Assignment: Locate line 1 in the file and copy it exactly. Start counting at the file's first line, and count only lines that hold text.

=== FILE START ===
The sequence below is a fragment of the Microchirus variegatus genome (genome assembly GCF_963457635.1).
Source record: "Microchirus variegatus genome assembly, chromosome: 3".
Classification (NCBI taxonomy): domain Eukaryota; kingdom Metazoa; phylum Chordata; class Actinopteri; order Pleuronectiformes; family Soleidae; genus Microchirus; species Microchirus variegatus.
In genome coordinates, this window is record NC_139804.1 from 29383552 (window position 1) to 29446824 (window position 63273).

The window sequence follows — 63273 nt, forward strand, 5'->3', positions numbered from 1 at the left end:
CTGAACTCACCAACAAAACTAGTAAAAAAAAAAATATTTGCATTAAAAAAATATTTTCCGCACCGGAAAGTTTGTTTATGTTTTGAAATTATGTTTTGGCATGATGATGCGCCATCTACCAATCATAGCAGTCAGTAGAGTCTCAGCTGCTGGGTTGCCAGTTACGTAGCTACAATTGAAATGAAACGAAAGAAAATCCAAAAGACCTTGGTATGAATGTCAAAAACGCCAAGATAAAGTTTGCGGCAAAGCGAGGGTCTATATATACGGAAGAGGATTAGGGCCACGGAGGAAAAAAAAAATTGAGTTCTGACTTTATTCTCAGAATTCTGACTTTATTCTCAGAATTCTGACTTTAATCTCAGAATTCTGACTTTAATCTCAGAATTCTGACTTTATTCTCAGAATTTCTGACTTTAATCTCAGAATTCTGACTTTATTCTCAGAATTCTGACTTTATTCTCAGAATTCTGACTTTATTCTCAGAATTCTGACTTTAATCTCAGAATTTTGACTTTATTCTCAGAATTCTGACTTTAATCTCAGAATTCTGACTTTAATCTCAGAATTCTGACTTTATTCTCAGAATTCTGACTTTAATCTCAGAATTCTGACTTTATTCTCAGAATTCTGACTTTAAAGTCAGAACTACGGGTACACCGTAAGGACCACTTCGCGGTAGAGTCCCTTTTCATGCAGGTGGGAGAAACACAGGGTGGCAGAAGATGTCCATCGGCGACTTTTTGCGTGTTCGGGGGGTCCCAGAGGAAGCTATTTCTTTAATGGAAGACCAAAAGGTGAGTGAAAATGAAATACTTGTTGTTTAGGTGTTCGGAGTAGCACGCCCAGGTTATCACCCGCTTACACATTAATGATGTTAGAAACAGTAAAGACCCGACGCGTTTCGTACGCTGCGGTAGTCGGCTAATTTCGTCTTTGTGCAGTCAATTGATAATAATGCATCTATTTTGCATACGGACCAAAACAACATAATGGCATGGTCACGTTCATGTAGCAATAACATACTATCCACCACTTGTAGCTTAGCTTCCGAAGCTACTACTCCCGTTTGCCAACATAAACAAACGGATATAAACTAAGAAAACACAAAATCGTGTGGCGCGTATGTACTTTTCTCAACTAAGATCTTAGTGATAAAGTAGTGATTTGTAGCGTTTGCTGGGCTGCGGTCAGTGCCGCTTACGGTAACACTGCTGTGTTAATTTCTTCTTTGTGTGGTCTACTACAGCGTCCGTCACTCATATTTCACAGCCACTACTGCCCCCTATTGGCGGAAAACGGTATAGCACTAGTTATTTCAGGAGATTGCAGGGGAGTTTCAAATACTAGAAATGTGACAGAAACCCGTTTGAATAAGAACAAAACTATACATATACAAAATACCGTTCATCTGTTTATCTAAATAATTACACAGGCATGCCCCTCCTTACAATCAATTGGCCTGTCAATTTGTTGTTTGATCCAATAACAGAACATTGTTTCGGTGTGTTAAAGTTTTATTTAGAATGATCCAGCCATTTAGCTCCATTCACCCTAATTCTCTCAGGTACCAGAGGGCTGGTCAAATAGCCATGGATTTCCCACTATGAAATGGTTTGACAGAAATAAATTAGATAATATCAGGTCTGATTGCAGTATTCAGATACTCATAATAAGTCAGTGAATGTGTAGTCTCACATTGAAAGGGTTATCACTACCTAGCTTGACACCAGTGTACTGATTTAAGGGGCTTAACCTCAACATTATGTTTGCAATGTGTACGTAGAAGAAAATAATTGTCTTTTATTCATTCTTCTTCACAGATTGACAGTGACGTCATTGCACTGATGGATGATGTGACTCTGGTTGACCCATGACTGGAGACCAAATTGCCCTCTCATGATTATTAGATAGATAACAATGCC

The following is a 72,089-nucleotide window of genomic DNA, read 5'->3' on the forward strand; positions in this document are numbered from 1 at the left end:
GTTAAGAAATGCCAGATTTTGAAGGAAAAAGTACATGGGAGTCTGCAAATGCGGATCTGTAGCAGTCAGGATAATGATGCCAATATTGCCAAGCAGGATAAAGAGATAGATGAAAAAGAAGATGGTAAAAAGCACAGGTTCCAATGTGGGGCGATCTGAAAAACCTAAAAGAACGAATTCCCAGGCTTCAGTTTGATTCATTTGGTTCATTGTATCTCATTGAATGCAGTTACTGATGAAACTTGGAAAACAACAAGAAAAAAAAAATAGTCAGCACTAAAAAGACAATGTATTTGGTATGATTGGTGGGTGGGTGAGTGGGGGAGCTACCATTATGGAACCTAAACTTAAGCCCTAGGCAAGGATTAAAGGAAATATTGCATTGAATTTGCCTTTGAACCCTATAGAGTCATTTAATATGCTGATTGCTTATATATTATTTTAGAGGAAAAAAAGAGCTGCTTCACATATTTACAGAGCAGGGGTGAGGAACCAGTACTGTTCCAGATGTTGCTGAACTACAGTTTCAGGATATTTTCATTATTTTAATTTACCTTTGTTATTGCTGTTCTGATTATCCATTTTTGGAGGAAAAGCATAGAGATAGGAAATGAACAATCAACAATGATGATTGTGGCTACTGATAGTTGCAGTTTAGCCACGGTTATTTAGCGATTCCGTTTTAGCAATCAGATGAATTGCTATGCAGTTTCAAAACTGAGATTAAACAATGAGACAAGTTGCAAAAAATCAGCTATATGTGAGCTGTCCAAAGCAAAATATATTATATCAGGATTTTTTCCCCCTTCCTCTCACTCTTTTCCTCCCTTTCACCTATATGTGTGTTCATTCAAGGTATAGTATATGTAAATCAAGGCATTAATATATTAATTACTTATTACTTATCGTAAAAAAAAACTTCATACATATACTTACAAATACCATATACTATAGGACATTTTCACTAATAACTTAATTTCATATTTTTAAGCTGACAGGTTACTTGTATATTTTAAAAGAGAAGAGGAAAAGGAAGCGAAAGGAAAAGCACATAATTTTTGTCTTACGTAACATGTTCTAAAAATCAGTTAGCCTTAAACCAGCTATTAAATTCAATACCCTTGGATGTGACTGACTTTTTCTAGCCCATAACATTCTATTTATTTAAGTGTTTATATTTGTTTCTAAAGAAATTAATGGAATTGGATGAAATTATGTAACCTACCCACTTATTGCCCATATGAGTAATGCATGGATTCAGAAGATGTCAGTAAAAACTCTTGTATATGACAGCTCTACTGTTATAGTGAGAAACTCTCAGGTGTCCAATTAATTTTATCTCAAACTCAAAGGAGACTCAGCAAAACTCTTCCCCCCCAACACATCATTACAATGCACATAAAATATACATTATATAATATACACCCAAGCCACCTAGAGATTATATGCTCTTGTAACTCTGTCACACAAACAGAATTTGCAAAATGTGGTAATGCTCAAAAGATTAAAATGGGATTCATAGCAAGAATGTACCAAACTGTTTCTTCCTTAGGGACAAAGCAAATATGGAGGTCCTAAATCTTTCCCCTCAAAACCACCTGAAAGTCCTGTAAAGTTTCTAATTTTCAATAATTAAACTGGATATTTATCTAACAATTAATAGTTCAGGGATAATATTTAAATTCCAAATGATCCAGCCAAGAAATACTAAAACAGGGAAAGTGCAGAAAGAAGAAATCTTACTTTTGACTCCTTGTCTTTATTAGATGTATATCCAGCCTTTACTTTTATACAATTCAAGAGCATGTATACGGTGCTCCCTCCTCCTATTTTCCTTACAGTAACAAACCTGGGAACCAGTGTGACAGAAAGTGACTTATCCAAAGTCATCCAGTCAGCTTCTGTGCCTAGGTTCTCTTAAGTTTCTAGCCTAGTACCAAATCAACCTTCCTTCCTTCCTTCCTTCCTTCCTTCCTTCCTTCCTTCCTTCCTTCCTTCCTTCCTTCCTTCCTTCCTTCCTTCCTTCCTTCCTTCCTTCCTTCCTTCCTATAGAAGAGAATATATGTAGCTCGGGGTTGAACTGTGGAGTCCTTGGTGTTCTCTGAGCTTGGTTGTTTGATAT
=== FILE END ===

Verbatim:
The sequence below is a fragment of the Microchirus variegatus genome (genome assembly GCF_963457635.1).